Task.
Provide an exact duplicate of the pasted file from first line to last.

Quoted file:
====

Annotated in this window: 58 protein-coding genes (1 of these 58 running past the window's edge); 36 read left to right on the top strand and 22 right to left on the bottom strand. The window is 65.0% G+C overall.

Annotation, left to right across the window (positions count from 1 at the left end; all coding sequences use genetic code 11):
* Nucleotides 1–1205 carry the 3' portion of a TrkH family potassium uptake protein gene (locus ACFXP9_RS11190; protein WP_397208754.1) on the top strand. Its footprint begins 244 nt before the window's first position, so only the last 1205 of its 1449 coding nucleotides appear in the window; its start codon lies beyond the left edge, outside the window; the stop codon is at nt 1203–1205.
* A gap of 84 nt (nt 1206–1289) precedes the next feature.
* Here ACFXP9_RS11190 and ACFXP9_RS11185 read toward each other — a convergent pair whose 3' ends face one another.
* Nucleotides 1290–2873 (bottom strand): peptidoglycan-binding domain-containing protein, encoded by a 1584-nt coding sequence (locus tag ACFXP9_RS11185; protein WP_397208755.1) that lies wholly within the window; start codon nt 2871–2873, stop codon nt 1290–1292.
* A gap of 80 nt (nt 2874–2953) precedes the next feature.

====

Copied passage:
Annotated in this window: 58 protein-coding genes (1 of these 58 running past the window's edge); 36 read left to right on the top strand and 22 right to left on the bottom strand. The window is 65.0% G+C overall.

Annotation, left to right across the window (positions count from 1 at the left end; all coding sequences use genetic code 11):
* Nucleotides 1–1205 carry the 3' portion of a TrkH family potassium uptake protein gene (locus ACFXP9_RS11190; protein WP_397208754.1) on the top strand. Its footprint begins 244 nt before the window's first position, so only the last 1205 of its 1449 coding nucleotides appear in the window; its start codon lies beyond the left edge, outside the window; the stop codon is at nt 1203–1205.
* A gap of 84 nt (nt 1206–1289) precedes the next feature.
* Here ACFXP9_RS11190 and ACFXP9_RS11185 read toward each other — a convergent pair whose 3' ends face one another.
* Nucleotides 1290–2873 (bottom strand): peptidoglycan-binding domain-containing protein, encoded by a 1584-nt coding sequence (locus tag ACFXP9_RS11185; protein WP_397208755.1) that lies wholly within the window; start codon nt 2871–2873, stop codon nt 1290–1292.
* A gap of 80 nt (nt 2874–2953) precedes the next feature.